Long Beach Bikeway Route 10: East Long Beach to Downtown

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Bikeway 10

Ride Type: Commuter, Recreational, Family (partial)

Long Beach Bikeway 10 is a spectacular ride that connects the residential east side of the city to its urban city center by way of posh Belmont Heights neighborhood and the East Village, before finishing as an urban loop along the city’s bike boulevards. In fact, this route passes so many landmarks and points of interest, with a great deal of variety in terrain, I would suggest this route to any first time visitor to our city looking for a single ride offering a sampling of our city. Of course, without a map and this review at hand, they are likely to get lost. This route’s signage is so poor that it would be impossible for anyone not familiar with the city to find their way along the entire route. That being said, if you get lost, you will be lost in a very interesting, picturesque part of town.

This route begins on East Anaheim Street, near its intersection with Palo Verde Avenue, near the entrance to Hill Middle School. Making your way along an off-street bike path, head towards Studebaker Road for 0.11 miles before turning right onto the Los Cerritos Channel bike path. There is no sign here at all indicating this turn. This path narrows after the Seventh Street Pedestrian Bridge and passes through Channel View Park, which is very popular with strollers and dog lovers, so be mindful of your speed.

At 1.16 miles the path ends and the route turns right onto Vista Street, a residential road that parallels Loynes Drive. At Margo Street follow the signs and turn left onto the bike path that travels alongside Bixby Village Golf Course. Margo Street is also Bikeway 18 and will take you uphill to Cal State Long Beach.

The path forks at 1.71 miles and, again, there is no sign to indicate which way to go. To follow Bikeway 10 continue straight across Bixby Village Drive as the route passes alongside Loynes Avenue where the path descends over some very bumpy section, stay alert.

Cross Pacific Coast Highway, Bikeway 1, at 2.48 miles and move to the other side of Loynes onto the off-road bike path. At 2.72 miles, cross Bellflower Boulevard and ride along the bike path as it passes between condominium complexes before heading for Marina Vista Park and Marine Stadium, excellent place to make a stop and picnic. A pleasant side trip is to turn left at the end of the Marine Stadium and ride along the opposite side. This is an especially attractive detour for those traveling with children or inexperienced riders, as the upcoming sections really are not family friendly.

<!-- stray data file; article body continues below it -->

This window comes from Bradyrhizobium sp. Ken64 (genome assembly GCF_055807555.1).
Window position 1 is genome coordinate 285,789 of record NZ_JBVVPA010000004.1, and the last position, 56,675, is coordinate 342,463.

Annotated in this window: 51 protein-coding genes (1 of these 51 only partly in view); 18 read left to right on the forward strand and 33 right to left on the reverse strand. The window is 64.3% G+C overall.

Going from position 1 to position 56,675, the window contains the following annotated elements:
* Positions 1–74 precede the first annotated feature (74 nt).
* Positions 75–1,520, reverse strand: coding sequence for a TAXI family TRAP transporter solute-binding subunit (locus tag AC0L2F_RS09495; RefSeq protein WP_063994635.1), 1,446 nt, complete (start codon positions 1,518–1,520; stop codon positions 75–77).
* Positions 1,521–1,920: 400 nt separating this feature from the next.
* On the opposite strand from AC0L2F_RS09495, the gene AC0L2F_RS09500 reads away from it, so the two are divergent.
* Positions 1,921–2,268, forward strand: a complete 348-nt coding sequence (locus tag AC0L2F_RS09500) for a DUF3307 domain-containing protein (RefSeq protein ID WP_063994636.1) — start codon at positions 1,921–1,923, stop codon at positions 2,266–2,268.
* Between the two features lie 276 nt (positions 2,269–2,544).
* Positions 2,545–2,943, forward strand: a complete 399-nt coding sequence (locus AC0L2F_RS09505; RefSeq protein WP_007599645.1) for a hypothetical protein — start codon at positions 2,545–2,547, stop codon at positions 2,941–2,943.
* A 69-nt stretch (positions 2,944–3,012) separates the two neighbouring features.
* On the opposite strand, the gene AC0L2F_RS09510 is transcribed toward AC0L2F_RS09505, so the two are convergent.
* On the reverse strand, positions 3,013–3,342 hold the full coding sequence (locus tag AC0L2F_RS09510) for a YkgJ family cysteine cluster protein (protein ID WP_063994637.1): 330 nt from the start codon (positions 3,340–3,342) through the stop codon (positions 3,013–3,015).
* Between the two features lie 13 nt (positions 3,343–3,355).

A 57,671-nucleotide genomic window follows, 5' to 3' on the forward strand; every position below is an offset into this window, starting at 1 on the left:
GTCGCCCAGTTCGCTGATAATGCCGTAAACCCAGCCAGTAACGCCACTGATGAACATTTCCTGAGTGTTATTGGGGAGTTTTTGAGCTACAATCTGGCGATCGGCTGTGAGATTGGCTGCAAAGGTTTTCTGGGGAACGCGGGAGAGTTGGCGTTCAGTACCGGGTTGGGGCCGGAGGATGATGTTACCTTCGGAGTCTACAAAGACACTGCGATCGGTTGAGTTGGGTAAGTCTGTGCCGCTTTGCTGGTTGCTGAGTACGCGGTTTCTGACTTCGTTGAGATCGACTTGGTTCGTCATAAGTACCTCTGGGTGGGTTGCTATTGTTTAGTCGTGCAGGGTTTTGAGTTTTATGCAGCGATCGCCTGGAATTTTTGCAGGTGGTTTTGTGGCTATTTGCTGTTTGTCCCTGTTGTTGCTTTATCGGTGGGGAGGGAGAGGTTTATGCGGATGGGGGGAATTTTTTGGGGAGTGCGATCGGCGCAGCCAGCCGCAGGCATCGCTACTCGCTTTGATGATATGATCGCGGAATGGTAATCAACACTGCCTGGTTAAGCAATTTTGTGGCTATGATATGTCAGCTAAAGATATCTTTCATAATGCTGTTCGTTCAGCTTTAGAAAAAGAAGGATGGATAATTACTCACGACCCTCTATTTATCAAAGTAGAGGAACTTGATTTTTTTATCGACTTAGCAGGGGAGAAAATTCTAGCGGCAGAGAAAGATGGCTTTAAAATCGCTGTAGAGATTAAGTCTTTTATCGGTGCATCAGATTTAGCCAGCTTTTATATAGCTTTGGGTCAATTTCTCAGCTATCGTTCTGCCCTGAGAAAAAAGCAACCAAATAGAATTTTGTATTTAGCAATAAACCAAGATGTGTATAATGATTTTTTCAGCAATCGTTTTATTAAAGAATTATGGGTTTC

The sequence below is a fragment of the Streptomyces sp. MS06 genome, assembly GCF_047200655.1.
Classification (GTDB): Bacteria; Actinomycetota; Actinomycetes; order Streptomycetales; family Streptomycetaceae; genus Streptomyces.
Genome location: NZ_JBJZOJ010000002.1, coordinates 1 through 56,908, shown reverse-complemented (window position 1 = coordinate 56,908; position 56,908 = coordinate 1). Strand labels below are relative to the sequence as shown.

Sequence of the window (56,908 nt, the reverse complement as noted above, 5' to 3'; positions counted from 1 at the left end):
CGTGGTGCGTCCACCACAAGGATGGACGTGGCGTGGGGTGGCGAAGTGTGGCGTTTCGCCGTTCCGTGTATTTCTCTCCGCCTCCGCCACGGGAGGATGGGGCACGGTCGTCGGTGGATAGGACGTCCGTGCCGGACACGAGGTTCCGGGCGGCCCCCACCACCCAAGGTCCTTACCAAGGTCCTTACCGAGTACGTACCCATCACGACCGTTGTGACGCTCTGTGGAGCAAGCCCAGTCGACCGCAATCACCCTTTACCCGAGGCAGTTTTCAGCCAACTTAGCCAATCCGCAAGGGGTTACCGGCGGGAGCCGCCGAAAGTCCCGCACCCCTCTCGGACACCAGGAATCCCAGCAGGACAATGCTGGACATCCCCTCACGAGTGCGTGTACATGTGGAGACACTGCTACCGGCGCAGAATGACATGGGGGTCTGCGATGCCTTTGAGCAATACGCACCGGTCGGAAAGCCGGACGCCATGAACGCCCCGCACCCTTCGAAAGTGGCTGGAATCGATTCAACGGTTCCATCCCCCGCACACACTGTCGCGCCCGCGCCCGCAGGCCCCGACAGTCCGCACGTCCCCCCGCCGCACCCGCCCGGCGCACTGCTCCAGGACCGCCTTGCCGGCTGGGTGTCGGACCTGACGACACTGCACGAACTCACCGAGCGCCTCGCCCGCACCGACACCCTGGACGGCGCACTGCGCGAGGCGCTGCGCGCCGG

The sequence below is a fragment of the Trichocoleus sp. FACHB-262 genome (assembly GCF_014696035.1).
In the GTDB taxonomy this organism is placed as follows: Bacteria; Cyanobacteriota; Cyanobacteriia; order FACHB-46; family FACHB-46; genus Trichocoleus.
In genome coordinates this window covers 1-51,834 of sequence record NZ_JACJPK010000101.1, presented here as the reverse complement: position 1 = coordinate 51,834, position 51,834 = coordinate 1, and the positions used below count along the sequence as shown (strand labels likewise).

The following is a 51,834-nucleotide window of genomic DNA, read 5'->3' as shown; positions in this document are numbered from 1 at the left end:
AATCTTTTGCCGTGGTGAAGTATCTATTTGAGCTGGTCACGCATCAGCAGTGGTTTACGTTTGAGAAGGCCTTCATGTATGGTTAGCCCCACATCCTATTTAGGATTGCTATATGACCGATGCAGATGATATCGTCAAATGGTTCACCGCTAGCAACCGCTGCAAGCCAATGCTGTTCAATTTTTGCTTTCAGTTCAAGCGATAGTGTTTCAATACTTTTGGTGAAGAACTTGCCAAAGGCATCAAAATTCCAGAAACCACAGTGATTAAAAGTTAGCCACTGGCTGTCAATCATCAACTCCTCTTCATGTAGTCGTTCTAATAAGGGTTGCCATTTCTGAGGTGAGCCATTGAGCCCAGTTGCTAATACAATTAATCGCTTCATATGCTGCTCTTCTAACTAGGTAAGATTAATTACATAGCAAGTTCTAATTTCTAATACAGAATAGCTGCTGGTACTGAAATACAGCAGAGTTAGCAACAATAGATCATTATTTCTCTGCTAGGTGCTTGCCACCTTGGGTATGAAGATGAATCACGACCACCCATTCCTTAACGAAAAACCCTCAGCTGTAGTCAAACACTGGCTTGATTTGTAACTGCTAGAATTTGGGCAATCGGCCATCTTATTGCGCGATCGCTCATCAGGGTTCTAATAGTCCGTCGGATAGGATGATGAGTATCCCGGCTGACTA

The path suddenly ends at the intersection of Elliot Street and Colorado Street right in front of Fires Station 14 and there are no signs to indicate direction. Cross over and turn left onto Colorado and then another left on Nieto Avenue. Continue along Nieto, crossing Bikeway 25, Appian Way, as it heads up a modest hill before descending towards Broadway. Here, again, there are no signs to indicate that the route makes a right turn here. Ahead lies your steepest climb of the day as you travel through one of Long Beach’s most attractive neighborhoods, Belmont Heights. Broadway is narrow but lightly traveled until you cross Ximeno Avenue at 4.46 miles where traffic volume and speed really pick up. Although designated a bike lane, there is no painted bike path and lots of street parking through here.

At 4.97 miles a Bikeway sign indicates a left onto Loma Avenue, which comes at just the right time, as traffic through this section is heavy and often impatient with cyclists it seems. Although there are no signs, turn right onto 2nd Street at 5.02 miles and enjoy the quiet calm as you pedal past attractive, often grandiose homes and gardens.

2nd Street becomes a one-way street at 5.96 miles where it crosses Junipero Avenue. At 6.97 2nd Street dead ends and you will need to turn right onto Alamitos Avenue, Bikeway 17, as the signs indicate to continue on Bikeway 10. At 7.11 miles turn left on 3rd Street, one of Long Beach’s Bike Boulevard. Bike Boulevards are designed to maximize traffic flow for motorists and cyclists and I have found them to be some of the most enjoyable urban rides I have ever pedaled. That being said, it is imperative that as you ride you pay attention to the bike boulevard traffic lights that indicate when cyclists are to cross roads, not the usual motorist traffic lights. Also, green pain on the road indicates this is a section that cars and bikes share, stay alert. Although it can be daunting at first, I have taken my kids along these Bike Boulevards and have found them to be very safe.

Turn left onto Maine Avenue at 8.20 miles before turning left again onto Broadway, another Bike Boulevard. Travel along Broadway until its return to Alamitos Avenue and turn right. At 1st Street turn left and travel along this one-way street until it reaches Junipero Avenue at 10.47 miles. There is a sign that indicates this is the end of Bikeway 10, which accounts for its official distance. If you were to continue on along 1st Street and turn left at Loma and completing the loop, this accounts for an unofficial distance of 11.55 miles.

Official Distance: 10.47 miles

Unofficial Distance: 11.55

Connects to: 1, 17,18, 25

Points of Interest: Cal State Long Beach, Channel View Park, Pete Archer Boathouse, Colorado Lagoon, Marine Stadium, Belmont Heights, East Village, Promenade, Pine Street, City Hall

About Peter Dopulos
Peter Dopulos is an avid cyclist and can often be seen riding the Long Beach Bikeways. He recently wrote a book, Where to Bike Orange County, he is also the co-host of the Long Beach radio talkshow Swoop's World and a co-founder of GreenWorld365.com.


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